July 31, 1999 By Raymond Dussault
For law enforcement agencies, quick access to accurate data is the most important issue, but reducing staffing needs in the records department can be a boon as well. Ten years ago, the predominant obstacle to true integration was the technology, but today, most experts agree that the barriers to integration are largely human. Traditional intergovernmental rivalries, lack of trust among agencies and the natural desire to believe one agency has unique needs compared to a similar agency a hundred miles away, have all contributed to a less-than-integrated justice system.
The goal of coordinating all the data already available and continues to flow down the justice pipeline is increasingly uniting disparate agencies. Successful commercial and public integration efforts are becoming common, and on the backs of these successes, other agencies are learning how to build regional and statewide systems. From San Diego to the heartland, justice professionals are learning from each other and growing the future of justice.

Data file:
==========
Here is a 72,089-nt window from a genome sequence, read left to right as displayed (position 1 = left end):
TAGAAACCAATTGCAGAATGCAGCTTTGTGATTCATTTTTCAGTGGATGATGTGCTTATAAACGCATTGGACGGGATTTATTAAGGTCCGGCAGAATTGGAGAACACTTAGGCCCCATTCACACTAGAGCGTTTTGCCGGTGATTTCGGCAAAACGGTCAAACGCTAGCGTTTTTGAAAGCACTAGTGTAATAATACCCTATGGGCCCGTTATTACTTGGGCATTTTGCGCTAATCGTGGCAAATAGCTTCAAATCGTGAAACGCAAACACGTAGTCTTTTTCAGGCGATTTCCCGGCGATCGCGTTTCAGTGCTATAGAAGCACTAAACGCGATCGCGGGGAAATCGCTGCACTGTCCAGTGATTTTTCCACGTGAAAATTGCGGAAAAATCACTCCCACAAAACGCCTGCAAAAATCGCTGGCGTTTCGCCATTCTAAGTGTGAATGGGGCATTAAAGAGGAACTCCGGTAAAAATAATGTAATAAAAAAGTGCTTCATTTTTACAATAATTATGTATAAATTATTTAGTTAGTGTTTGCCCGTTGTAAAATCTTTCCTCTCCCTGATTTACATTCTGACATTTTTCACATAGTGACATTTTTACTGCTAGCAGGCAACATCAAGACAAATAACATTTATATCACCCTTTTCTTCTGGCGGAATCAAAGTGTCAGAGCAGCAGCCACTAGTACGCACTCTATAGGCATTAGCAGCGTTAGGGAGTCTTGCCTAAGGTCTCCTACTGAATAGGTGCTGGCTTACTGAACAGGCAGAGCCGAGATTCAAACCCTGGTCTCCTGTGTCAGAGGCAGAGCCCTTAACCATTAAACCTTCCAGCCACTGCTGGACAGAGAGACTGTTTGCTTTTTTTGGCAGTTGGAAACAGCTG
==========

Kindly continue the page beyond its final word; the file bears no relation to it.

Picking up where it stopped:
"Criminals are becoming more and more mobile. Gangs have chapters in every state and run like loosely managed, multinational corporations. Serial killers cross state lines and bank robbers work from town to town," explained Sgt. Steve Natale of the Los Angeles Police Department. "These changes are finally pushing law enforcement to become more integrated. Within five years
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